Earlier this summer, Whooshh Innovations helped the Yakima Nation Fisheries transport hundreds of spring Chinook through the Roza Dam using an experimental process many have dubbed “fish cannons.” Of course, the “cannons” in question are actually long, flexible vacuum sleeves. When a fish swims near or is placed into the tube, the suction will transport the animal through the sleeve at approximately 10 meters per second to the desired location. Whooshh Innovations CEO Vincent Bryan III says the procedure is not only safe for fish, it is also one of the most efficient and economical methods of transporting fish across man-made barriers.
After a successful test in June, the company is gearing up for more operations later this year.
“There’s no doubt that we are challenging the status quo,” Bryan said in a press release. “Given the competitive nature of the aquaculture business, and the importance of wild salmon to the Pacific Northwest, we are excited about the opportunities ahead for this new fish transport system.”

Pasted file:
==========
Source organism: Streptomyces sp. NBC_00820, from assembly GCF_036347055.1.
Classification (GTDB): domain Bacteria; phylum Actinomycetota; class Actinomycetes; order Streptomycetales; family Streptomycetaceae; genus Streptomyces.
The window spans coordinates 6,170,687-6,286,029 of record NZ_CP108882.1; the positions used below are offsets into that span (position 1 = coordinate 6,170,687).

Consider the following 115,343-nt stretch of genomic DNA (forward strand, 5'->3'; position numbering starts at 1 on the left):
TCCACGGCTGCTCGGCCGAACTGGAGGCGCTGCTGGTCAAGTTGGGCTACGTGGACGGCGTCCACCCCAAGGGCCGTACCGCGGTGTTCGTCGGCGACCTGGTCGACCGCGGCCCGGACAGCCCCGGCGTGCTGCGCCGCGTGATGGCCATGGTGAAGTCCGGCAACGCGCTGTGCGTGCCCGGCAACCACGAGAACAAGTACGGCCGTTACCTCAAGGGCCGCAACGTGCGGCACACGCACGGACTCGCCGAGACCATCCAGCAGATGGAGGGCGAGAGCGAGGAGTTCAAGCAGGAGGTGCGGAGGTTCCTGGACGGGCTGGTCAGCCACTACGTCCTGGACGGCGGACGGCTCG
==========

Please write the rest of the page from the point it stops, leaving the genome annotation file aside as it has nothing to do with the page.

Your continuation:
Take a look at how the process works below:
Whooshh Inovations got its start transporting fruit at high speeds using the same tubes. After hearing about the difficulties that Washington wildlife officials had with getting fish through dams however, the company said it conducted its own tests.
“So we put a tilapia in the fruit tube,” Todd Deligan, Whooshh’s vice president, told The Verge. “It went flying, and we were like, ‘Huh, check that out.'”
According to the company, vacuum tubes have a number of advantages over traditional fish passage systems, including less lingering around fish ladders, cheaper construction compared to lifts and locks, flexible configuration and easy set up, and even making it easier for biologists to take individual samples. Later this year, the Washington Department of Fish and Wildlife will be using a 150-foot tube system to shoot salmon over a 20-foot embankment and into a transport truck.
It may sound ludicrous, but Deligan says it is actually less traumatizing to the fish than it seems. After all, plenty of methods currently in practice are much more stressful to fish, such as hand-carrying each fish from holding tank to truck or notably, airdropping fish to stock remote lakes. The company aims to eventually replace fish ladders at taller dams, such as Washington’s 550-foot Grand Coulee Dam, where ladders are not entirely practical.